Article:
Keep paying off the full balances, anyway–you’d be amazed how fast debt can creep up on the little plastic devils.

Oh I am not talking about the ones that set up on a university campus. (Run for the hills with those) I am talking about a legitimate one through a legitimate bank (such as his bank). Remember, credit cards are not issued through mastercard or visa but through banks.

At my school, they are not allowed to offer gifts for signing up students nor are they allowed to hassle students endlessly, lie to them and they must hand out information on reponsible use of credit. They don’t like my school all that much.

Well, I like my American Express Blue card. I was in much the same boat you were earlier this year–I had NO credit, and had never had a credit card. So far, I haven’t had any bad experiences with it, and they offer a good online fraud protection deal.

Plus, it’s clear and I think it’s pretty.

Defenitely go for a card without an annual fee. There’s no reason to pay a fee unless you’re getting a card that will earn you rewards that are far greater than the fee you paid. In your circumstances I doubt that you would get your money’s worth out of it.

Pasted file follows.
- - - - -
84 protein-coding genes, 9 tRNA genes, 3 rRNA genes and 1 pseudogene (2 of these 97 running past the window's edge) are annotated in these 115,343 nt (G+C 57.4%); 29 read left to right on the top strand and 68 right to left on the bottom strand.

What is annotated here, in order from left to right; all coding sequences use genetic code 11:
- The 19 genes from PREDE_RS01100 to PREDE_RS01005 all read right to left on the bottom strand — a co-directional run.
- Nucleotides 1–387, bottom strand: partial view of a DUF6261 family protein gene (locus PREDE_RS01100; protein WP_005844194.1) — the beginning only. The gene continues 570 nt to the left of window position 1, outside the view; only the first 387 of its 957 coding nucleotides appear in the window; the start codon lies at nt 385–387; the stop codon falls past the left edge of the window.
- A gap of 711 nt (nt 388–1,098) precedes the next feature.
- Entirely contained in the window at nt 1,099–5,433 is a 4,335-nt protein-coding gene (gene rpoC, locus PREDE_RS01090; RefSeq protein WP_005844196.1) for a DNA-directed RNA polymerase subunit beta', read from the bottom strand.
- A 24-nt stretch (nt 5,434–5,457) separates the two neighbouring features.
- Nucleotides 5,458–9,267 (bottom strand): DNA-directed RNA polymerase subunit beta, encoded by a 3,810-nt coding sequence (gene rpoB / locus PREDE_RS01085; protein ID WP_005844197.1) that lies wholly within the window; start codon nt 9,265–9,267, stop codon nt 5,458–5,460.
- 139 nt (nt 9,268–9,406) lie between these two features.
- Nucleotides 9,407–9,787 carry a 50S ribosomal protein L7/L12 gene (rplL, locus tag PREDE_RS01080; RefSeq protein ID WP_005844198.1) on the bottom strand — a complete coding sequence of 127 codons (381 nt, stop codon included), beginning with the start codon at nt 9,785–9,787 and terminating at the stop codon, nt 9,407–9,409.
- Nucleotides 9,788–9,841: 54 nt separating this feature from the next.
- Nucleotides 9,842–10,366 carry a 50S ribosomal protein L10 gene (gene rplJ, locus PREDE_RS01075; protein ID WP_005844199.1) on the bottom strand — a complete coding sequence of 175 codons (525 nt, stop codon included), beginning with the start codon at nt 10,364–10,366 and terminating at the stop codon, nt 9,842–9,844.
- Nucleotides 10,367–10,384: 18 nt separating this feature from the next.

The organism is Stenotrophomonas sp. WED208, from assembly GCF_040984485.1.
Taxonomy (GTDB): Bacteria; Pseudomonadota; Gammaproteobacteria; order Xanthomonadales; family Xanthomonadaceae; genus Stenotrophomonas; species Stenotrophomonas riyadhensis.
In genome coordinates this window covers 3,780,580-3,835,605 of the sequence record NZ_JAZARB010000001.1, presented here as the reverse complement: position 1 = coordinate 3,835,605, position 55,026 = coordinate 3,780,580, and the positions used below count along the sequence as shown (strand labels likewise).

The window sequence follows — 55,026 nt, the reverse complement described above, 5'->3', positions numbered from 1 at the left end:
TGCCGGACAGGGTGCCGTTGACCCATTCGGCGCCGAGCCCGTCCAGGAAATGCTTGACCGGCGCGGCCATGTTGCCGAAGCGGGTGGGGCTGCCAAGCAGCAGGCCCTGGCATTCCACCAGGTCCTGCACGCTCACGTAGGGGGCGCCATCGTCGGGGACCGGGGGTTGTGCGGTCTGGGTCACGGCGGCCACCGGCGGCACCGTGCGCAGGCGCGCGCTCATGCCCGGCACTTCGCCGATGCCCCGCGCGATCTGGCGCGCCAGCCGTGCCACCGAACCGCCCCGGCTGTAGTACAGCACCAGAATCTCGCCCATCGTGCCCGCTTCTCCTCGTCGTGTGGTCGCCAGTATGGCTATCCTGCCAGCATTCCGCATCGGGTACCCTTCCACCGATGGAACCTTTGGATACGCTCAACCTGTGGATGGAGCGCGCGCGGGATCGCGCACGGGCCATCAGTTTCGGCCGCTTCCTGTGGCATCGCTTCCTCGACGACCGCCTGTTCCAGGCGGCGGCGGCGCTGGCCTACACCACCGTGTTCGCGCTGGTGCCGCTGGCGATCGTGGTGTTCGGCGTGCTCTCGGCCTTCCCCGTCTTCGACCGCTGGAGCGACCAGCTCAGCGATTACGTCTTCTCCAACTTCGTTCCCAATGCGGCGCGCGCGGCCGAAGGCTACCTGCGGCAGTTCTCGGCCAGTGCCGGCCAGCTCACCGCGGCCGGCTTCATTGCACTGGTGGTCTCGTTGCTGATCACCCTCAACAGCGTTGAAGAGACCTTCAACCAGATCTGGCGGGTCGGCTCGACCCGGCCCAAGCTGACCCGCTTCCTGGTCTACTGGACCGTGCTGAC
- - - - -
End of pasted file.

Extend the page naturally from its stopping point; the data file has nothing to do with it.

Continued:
I like to reccommend MBNA bank Visa or Mastercards. Their customer service has been awesome every time I’ve called, which I find to be rare these days. I just filed a dispute with them a few days ago and I already have a credit to my account for the exact amount I asked for.

Plus, Visa and MC are accepted just about everywhere. Sometimes you find places that won’t accept a Discover or AmEx card, though that’s becoming less common.

I never said anything is wrong with AMEX. It is a good company. I said that if he wanted to get a free credit report, get turned down for a CC, AMEX Platinum was the example. Most people without credit are not going to get approved for a platinum card. Discover is a very bad card mainly because of how they figure interest.

MBNA is an outstanding company.
But chances are he is not going to get accepted because he has no credit. I still say go get a bank or gas card and start there.

Be wary if a bank asks for any money up front. I have never been asked for an upfront payment.

I tend to disagree with the lower interest equals higher fees. But on that note, a good credit rating can get you lower interest rates. Someone with excellent credit will be offered lower interest than someone with borderline or no credit. (Another kick butt reason to maintain good credit)

Also how you paid your utilities bills have an impact on your credit rating. So always pay those on time…
It is less than a credit card but still important I think.

I’m assuming you’re not planning on running a balance. Don’t - it is a sucker loan.